• Farm Household Allowance
  • Youth Allowance
  • Austudy
  • Abstudy

If you are currently a Centrelink recipient, your payment will be automatically supplemented.

If you are not currently a recipient, you will need to apply for a payment through Centrelink. Visit my.gov.au for more details.

Employees who are stood down, but remain employed, casuals whose hours are cut and sole traders who lose income may be eligible to receive a Centrelink payment.

The Government has waived the assets test at this time, meaning workers who lose their job will be able to keep their savings while still receiving a Centrelink payment.

However, the household income test will still apply. This means if you lose your job, but your partner earns above the income test threshold you will not be eligible for a payment.

To apply for payment, you will also require a Centrelink Reference Number (CRN). If you do not have a CRN, you should get together your identity documents and call 132 850. More details of identity requirements can be found here.

Users with myGov accounts will now be able to register their intent to claim online without a pre-existing CRN or having Centrelink accounts already linked to their myGov account.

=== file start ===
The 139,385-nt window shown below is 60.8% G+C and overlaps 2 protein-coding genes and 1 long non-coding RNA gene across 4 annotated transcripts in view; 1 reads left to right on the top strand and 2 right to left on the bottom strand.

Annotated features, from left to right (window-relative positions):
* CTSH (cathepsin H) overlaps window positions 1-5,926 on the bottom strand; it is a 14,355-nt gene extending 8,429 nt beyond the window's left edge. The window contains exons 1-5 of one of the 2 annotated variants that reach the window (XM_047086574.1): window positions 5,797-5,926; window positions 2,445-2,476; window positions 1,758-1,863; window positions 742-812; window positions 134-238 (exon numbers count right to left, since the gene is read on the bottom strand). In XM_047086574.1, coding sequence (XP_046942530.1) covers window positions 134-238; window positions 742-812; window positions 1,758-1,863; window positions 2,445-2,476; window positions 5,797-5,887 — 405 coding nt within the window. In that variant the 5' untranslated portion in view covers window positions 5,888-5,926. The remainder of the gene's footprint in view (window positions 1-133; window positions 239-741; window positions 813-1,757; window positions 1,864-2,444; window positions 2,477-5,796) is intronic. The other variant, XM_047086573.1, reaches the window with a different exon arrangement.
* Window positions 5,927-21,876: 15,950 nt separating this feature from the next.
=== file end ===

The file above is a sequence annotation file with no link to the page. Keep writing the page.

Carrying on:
There will also be two additional payments of $750 for a range of Centrelink recipients and concession card holders. For more details, visit the Department of Social Services website.

The Federal Government has announced a six month moratorium on residential rental evictions due to financial hardship caused by coronavirus.

If you are experiencing financial hardship, please contact the National Debt Helpline for free financial counselling. The Government has also expanded the no interest loans scheme to assist Australians purchase essential items like whitegoods etc.

If you have any problems accessing the coronavirus supplement, claiming a payment or any other Centrelink matter, please contact senator.ciccone@aph.gov.au or call 03 9890 7022 for assistance.

Image
Image

There are a number of measures to support small and medium businesses to keep their doors open and their workers employed.

Employees of businesses who are experiencing difficulty may access support through a Federal Government funded wage subsidy. For more details of the JobKeeper payment, visit the Australian Tax Office website.

The Victorian Government has supported it will pay JobKeeper to Victorian casual public sector employees whose jobs have been affected by coronavirus and who were ineligible for Commonwealth support. See here for more details.

The Federal Government will pay small and medium size businesses and not-for-profit organisations that employ workers at a minimum of $20,000 up to $100,000 to support cashflow and help pay their overheads.

There will be relief for businesses experiencing financial distress during the coronavirus pandemic, including changes to the thresholds for creditors to issue statutory demands and the time businesses have to respond to them. There will also be changes to the Corporations Act to assist directors.

The instant asset write-off threshold will increase from $30,000 to $150,000 and expand to include businesses with aggregated annual turnover of less than $500 million.